If it’s the spectacle of watching chefs whip up your meal, or the uncertainty of what you’re going to get, you’ll find a surprise waiting at the Chef’s Table.
You get what you’re served. All you can do is pick out those things that you don’t like or may make you keel over…like kale. Not that chefs Stephan Zoisl and Lorenz Raich mind. With a 32-seater restaurant, he wants to ensure everyone at Chef’s Table has a positively memorable experience.
His six-course dinners are largely European in content, with some Asian elements. It’s all about that sense of mystery. Something that comes together magically on the night, and is not replicated often.
Set in an environment that oozes cooking — cookbooks and wine racks in an otherwise minimalist setting — it’s almost like theatre watching and dining, perched on high chairs.
On the night we supped, we had cured mackerel and smoked eel on puffed tapioca; salty and crunchy, with oyster leaves to add to the mix.
There was more fish — crisp, Japanese sea bass — with artichoke in three ways. The fish was crisp, albeit dry, but the artichokes saved the dish, the crème version offering a rich texture in your mouth.
Yet more fish swam onto the table. Lemon sole with rocket infused risotto, jamon iberico, and lobster bisque. Chef Zoisl was quick to point out the rockets were fired up from the restaurant’s own herb garden. With its various flavour and texture profiles, this dish has clearly been put together with much thought but seemed a little too busy on the plate. The lobster bisque with the fish or the risotto with herbs and Jamon might have been preferred as a mid-point interjection to the meal. All the constituent parts had much to offer in and of their own, and really deserve to be featured in their own right.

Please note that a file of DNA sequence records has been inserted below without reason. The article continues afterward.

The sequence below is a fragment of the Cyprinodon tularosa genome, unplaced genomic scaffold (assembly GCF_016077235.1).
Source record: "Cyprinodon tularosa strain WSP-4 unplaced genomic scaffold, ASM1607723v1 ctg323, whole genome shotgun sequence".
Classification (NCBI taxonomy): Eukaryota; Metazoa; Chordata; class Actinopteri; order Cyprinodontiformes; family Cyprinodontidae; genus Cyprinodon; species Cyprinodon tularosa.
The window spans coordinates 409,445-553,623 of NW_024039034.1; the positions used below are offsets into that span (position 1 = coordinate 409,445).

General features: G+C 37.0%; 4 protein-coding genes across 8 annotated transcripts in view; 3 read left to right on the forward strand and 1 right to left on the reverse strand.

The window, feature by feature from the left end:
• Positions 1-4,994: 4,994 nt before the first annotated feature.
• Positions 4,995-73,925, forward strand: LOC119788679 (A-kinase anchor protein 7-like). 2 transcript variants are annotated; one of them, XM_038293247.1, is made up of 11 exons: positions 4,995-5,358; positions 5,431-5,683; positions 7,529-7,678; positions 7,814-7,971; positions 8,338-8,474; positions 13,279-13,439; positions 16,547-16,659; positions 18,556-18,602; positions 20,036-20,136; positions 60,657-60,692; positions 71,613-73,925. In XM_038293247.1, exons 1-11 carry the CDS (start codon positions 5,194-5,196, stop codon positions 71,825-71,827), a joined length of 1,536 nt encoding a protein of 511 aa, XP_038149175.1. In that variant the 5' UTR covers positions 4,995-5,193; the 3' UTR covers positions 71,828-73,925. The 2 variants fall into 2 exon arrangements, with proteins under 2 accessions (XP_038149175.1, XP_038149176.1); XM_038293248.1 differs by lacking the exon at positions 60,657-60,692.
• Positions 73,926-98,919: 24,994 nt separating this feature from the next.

Finally, it was time for the meat. Wagyu cheek braised in a red wine sauce and served with butter bean puree and a dash of fresh horseradish.
Dessert, to wind things up, involved a deconstructed black forest cake with chocolate sponge, ganache, and cherry sorbet frozen in liquid nitrogen boiling over and escaping from the glass vessel made for a fun visual treat.
And to lend some spirit to the proceedings, there’s wine pairing, or cocktails to sweeten your meal.
If you go in with an open mind, you will be introduced to some exceptional produce from around the world, and the opportunity to discover something new will be an attractive proposition to foodies. While some dishes don’t hit the spot, some will definitely delight — maybe that’s just the luck of the draw.
Do you feel lucky tonight?
Chef’s Table By Chef Stephan
61 Tras Street, Singapore 079000
4 courses at $98+ per person; 6 courses at $128+ per person; 8 courses at $150+ per person